My advice to Mr. Spencer is to change his name, seek out a qualified plastic surgeon, go underground and take out as much fatwa insurance as possible. Well, I for one am not shocked by the author's contention that Muhammad was not a prophet of any kind, in the biblical sense, certainly not divine. The horror stories about Muhammad are endless.
Did Muhammad exist? Yes but back then he was called Satan.
Isn’t it rather obvious to all non-muslims that Muhammed was not a prophet of God?
Plus stock up on good security.
Did they look at the court records under child rape?
The pedophile was just tabbed by other wackos of his ilk to lead the cult of death. Hate was his main message with fear his main tool.
Exactly. God bless, Spencer. He does great work.
Allah is not the God of Abraham.
What is already known to historians is that the 'final product' didn't show up until well after Mohammad's death (always convenient) in the time when the Meccan Arabs had assembled a large army and taken over a Byzantine city called Damascus.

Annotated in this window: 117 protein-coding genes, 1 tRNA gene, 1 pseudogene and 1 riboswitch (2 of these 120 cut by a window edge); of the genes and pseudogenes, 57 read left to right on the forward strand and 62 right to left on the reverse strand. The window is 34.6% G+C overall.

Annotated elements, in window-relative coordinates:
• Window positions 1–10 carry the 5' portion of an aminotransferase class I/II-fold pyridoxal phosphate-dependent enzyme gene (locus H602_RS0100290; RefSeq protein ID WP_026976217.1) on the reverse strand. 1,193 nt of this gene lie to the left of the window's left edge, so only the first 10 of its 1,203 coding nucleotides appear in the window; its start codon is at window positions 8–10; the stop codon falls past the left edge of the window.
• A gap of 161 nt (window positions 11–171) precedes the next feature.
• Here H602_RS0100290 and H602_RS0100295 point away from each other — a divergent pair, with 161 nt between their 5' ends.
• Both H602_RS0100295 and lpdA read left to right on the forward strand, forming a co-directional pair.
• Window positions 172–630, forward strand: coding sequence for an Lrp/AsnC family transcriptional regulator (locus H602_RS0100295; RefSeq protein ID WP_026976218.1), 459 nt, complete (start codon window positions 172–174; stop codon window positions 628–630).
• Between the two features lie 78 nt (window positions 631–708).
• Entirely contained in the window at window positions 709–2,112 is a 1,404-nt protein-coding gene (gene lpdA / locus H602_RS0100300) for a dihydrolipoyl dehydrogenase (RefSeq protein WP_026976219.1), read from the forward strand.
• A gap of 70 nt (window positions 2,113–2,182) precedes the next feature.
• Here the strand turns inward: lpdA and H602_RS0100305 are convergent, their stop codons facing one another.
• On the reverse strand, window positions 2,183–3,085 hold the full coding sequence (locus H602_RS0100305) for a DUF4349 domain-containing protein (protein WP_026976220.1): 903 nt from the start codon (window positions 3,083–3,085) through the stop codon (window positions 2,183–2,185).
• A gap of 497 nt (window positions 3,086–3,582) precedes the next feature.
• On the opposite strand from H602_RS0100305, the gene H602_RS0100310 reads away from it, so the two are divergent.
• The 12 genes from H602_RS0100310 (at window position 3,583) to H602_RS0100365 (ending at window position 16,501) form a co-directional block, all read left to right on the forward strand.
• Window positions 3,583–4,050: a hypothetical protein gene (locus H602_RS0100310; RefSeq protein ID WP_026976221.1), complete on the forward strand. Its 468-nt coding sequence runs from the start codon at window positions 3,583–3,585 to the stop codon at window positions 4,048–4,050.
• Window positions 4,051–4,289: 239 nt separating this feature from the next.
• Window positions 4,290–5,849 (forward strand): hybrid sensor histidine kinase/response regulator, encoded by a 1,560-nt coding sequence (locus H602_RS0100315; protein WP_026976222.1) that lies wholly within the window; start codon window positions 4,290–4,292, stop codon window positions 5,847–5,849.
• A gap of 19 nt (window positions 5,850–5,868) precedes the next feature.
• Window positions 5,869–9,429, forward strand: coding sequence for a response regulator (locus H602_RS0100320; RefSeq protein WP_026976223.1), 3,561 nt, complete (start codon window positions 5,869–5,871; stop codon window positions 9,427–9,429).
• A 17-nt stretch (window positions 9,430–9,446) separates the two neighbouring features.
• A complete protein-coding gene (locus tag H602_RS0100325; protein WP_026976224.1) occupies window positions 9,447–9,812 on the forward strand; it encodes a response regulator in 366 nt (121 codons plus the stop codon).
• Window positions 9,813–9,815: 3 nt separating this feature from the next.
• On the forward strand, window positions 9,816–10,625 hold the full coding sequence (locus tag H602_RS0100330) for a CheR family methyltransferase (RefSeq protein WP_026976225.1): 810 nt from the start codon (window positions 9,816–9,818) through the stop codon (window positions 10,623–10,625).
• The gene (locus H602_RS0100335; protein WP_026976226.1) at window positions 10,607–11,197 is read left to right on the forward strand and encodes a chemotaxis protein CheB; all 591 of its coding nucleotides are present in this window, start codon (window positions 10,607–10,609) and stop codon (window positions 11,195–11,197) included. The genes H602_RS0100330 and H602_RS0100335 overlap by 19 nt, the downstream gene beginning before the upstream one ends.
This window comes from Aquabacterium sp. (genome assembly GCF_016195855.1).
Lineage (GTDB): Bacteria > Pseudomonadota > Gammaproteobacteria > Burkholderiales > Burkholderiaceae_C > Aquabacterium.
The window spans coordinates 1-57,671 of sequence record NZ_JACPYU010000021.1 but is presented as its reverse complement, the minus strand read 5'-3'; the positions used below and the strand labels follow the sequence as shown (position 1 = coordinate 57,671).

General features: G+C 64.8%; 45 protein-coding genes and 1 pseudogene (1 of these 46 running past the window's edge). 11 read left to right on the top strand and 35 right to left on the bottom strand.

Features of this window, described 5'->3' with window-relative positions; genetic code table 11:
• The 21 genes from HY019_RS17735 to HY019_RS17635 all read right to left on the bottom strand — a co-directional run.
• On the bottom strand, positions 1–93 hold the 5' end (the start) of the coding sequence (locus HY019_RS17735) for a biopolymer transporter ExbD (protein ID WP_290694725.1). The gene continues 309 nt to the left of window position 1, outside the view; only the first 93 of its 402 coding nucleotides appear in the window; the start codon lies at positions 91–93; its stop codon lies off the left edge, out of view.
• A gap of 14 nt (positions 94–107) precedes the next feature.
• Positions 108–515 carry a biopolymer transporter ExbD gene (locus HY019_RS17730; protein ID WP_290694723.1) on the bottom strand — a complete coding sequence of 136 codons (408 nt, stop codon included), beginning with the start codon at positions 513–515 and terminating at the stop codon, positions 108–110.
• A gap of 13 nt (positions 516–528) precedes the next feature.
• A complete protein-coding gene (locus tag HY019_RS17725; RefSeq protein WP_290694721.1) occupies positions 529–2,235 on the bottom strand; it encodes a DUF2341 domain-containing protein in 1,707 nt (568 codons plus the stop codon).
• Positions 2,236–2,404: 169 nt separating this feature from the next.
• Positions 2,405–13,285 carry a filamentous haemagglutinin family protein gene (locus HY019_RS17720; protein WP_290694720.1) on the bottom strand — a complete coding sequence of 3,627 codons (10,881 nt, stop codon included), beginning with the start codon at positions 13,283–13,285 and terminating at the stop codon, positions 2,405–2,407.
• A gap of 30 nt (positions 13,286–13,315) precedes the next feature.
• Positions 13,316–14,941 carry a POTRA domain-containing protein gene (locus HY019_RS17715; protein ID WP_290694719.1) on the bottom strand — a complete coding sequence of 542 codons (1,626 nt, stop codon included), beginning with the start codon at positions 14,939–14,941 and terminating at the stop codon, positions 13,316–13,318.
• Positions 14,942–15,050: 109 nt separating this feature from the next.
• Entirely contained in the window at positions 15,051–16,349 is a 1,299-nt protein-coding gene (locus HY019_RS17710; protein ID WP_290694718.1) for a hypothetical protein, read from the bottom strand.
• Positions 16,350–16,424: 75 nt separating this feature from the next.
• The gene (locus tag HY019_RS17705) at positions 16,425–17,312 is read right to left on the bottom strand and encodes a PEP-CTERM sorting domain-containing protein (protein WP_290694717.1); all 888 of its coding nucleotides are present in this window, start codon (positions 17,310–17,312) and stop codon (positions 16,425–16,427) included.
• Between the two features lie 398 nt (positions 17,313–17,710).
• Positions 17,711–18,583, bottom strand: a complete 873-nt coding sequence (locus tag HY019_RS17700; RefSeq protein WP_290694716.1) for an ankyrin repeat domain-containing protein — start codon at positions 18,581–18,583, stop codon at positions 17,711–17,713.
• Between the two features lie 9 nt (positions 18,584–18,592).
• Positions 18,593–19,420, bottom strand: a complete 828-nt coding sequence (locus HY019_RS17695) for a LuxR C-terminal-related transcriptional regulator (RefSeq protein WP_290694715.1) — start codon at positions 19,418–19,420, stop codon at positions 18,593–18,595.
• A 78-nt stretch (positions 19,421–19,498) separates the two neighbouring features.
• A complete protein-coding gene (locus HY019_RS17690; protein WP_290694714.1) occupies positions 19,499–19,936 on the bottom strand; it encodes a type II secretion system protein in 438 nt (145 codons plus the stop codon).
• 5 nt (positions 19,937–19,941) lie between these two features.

At some point the Arab leadership decided they needed to "classy up" so they began assembling all the various pieces of Koranic materials ~ which included the Hadiths, or stories of the prophet as we know them, but which also included plenty of stories going back centuries.
This was a time when oral tradition was still highly respected and the handful of folks with perfect eidetic memory were well paid for their services. So, out came the stories and they were written down by Damascene scribes (a class of folks new to the desert Arabs) in something other than Arabic. More recent discoveries show that Aramaic, same as the language in Jesus day, was the original language. Written Arabic came later.
Some elements ~ including written material ~ possibly taken from a Torah recovered from somewhere in Arabia ~ were inserted where appropriate. This Biblical material sounded like it was from God, claimed to be inspired by God, so it must be of God ~ and there it was.
Now, a personal thought here ~ I've always thought it strange that when you get to this part the Torah materials are different than the standard but through time some of those differences have been demonstrated to be archaeologically accurate, so is it the standard version that errs, or the Damascus version that errs? The translators hired by the Arabs must have known something ~ so what was it they knew? Is that the real issue raised in the Koran and the Hadiths about ancient texts having been changed ~ not the charge that Christians had changed things, but an older tradition had?